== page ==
Title: If You Don't Know Me By Now
Disclaimer: Don't own 'em.
A/N: The Tribe Has Spoken. My Oneshot is now a story; no promises regarding length. (First chapter basically the same, but I want to keep it all together.)
Don looked up when he heard a book drop on David Sinclair's desk, then glanced at his watch. His voice reflected his surprise. "David, I didn't expect you to come in until tomorrow morning. It's already almost 3."
David wandered toward Don's desk, still going through a fistful of phone messages. "I was sort of hoping you wouldn't see me." He looked up and smiled. "Haven't even been home, yet. Came straight here from the airport."
Don raised an eyebrow. "Why? Megan and I have just been catching up on paperwork for the last week. I even sent her home early, today. No new assignments with half the team gone." He made a show of looking behind David. "I see Colby doesn't share your sense of dedication."
David laughed. "Colby didn't leave his house keys in his desk, either. I haven't been home because I can't get in."
Don leaned back in his chair and smiled. "So…how was Quantico? You guys learn anything?"
David sat on the edge of Don's desk. "Can't spend a week at the Academy and not learn something — I picked up some things in Investigative Training I'm anxious to put into practice. I even started a written report for you on the flight back."
Don was impressed. "That's great, David. I need another report."
David grinned. "Don't worry. I think all Colby learned was which entrees to avoid at the cafeteria."
Don laughed and David thought he saw a curly head pop out of a conference room. "Is Charlie here? I thought you said there were no new cases."
Don shrugged and looked at his watch again. "I dunno. Is he still here? He's on Spring Break this week, so he's been spending the week helping Admin implement some new cataloguing system. It's supposed to streamline cross-referencing between cases. Solitary bits of information will be pulled from case files and filtered through some really scary program Charlie developed that will find potential patterns where no one is even looking."
David caught Charlie's attention and lifted a hand in greeting. "So when I enter data that my embezzler just happened to have seven Jack Russell terriers, six months down the road, when Martin is investigating some dog breeder's murder, that fact would pop up?"
Don shrugged again. "Something like that. Not quite that obscure, I hope. Every case would be popping patterns off the map. I don't really understand it, myself. Charlie tried to explain it…"
"Explain what? Hey, David, good to see you. Don said you and Colby wouldn't be back until tomorrow."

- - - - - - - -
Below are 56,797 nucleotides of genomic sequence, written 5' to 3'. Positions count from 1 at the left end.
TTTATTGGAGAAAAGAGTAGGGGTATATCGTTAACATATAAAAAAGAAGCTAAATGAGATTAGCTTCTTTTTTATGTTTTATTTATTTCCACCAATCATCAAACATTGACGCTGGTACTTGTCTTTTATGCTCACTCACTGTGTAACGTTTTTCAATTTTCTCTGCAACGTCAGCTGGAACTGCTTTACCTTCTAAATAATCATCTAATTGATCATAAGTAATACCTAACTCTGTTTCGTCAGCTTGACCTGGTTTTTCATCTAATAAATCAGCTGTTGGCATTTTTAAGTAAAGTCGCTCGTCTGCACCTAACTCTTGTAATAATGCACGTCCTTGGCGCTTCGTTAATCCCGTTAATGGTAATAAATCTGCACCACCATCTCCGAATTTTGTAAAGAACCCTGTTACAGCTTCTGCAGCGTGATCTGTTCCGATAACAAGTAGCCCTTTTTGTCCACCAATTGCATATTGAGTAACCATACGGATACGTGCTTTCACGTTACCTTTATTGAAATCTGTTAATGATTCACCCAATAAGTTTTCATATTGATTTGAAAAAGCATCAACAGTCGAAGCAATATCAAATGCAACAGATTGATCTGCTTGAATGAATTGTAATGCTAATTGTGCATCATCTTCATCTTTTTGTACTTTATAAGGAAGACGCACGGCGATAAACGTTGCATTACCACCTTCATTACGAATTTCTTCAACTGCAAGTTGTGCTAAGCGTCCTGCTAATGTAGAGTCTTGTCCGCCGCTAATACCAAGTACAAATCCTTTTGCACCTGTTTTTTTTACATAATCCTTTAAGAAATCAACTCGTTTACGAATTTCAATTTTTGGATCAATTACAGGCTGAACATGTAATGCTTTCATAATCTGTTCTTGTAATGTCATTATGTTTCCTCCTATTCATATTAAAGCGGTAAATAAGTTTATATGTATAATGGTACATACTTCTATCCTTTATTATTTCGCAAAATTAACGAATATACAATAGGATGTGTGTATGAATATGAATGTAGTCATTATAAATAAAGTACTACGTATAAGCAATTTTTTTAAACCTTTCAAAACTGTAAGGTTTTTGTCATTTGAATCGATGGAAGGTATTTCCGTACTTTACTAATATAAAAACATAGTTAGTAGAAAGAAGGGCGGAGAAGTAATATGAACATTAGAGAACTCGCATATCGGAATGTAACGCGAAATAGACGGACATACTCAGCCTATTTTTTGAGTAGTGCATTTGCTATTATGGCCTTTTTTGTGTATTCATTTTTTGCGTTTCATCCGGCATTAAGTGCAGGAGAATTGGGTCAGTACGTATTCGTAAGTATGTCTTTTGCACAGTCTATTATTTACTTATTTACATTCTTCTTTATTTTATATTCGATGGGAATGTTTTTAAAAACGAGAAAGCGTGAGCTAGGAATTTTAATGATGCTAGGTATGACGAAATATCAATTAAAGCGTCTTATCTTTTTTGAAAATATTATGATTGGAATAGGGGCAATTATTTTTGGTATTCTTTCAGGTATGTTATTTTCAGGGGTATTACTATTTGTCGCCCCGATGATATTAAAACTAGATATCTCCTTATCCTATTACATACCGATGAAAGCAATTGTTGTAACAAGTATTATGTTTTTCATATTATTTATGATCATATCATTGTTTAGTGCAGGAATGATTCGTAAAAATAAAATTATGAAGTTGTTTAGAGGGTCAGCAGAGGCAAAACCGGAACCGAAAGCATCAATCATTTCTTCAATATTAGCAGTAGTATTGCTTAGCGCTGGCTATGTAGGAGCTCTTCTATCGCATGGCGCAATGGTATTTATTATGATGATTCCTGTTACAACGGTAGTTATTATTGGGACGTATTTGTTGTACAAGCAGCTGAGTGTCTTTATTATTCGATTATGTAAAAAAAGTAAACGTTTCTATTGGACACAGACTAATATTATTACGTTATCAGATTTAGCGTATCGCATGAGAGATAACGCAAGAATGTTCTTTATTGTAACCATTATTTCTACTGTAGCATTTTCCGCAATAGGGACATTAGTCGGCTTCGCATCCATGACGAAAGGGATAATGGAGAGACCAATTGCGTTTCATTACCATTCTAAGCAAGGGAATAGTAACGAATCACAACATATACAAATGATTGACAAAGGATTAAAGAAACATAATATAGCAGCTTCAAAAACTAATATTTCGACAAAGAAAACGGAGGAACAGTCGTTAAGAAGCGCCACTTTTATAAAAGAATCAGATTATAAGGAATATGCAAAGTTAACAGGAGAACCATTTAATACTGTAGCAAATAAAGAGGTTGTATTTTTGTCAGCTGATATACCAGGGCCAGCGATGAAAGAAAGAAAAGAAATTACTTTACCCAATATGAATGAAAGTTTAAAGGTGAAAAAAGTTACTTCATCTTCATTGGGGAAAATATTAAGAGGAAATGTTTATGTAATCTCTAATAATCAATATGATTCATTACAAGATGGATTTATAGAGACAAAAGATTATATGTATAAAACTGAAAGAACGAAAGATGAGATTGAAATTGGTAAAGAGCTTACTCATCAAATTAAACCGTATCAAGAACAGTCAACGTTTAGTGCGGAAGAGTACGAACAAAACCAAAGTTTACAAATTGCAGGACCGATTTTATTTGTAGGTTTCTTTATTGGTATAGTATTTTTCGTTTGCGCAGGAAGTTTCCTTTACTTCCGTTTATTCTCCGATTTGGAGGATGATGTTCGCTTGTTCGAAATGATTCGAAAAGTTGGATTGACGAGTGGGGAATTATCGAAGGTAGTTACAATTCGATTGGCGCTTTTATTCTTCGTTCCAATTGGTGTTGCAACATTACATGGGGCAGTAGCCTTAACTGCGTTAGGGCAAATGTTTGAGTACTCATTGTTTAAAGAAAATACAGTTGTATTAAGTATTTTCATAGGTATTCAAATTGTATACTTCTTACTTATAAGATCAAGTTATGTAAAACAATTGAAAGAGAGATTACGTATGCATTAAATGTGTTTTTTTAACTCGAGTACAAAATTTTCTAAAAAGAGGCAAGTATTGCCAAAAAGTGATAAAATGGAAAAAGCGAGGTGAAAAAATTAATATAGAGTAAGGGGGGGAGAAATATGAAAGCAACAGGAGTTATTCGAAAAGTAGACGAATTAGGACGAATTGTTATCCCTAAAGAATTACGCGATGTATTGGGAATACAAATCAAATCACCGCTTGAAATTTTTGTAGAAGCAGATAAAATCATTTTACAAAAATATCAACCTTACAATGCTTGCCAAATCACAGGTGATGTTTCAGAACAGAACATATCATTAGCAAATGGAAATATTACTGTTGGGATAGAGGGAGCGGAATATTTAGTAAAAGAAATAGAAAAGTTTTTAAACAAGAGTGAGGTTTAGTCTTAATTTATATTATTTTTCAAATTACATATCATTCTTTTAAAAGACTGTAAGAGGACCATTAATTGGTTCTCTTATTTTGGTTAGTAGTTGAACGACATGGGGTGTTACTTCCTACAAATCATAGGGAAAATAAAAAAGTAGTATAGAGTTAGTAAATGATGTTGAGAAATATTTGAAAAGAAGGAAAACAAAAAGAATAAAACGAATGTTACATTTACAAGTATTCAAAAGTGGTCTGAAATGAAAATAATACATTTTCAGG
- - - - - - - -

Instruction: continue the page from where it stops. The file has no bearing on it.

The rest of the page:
Don looked up at his brother. "I was just trying to tell David why you're here this week."
Charlie shoved his hands in the pockets of his jeans. He looked at David. "Don't worry. Admin is beta testing for me, on a limited basis, and they will be responsible for all the data input. I still have quite a bit of R&D to do on this before Agents are using it on a daily basis."
"You got the FBI to serve as a beta tester?" David wasn't sure he heard correctly.
Charlie smiled serenely. "Someday I may share my secrets."
David laughed, then quickly snapped his fingers. "Hey, Charlie, I'm glad I ran into you. I got something in Washington." He stood and walked to his desk, picked up the book Don heard drop earlier, and rejoined the brothers at Don's desk.
Charlie was nonplussed. "You got me a present?"
David smiled. "Not exactly. More like I want you to give me one."
Don and Charlie both looked at him silently, waiting for him to explain.
"We had a few hour to kill, after we drove into Washington to catch our flight at Dulles," started David. We went to a sidewalk café for coffee, and there was this bookstore in half the building."
"I don't get that," interrupted Charlie. "This mixture of liquid and books, the last few years. Liquid that stains, yet. Why would you want someone dripping coffee all over your books?"
Don sighed in frustration. "Charlie…"
Charlie shrugged, looked at David. "I'm just saying. Anyway. Please, go on."
David grinned. "It's okay, Charlie, we drank the coffee first. Anyway, I was browsing the store, and I found this." He held the book out to Charlie. "I probably could have found one here, if I'd known about it, but I grabbed it when I saw it. I was hoping you'd sign it, for my niece? The one who's going to major in math at UCLA next fall?" He turned his attention proudly to Don. "I'll give it to her for graduation. She'll be floored."
Charlie looked at the book in his hand and reddened slightly. "Uh…geez…sure, David…" He looked at Don. "Can I borrow a pen?"
Instead, Don reached out and took the book. He looked intently at the cover:
Falling Victim to the Math Wars
By Dr. Charles E. Eppes
Stunned, he opened the book and looked at the title page, a brief introduction:
Mathematician Dr. Charles Eppes explores the tragic fall-out resulting
from the debate that originated in California and now boils throughout
the country. Should children be taught, in the traditionalist view,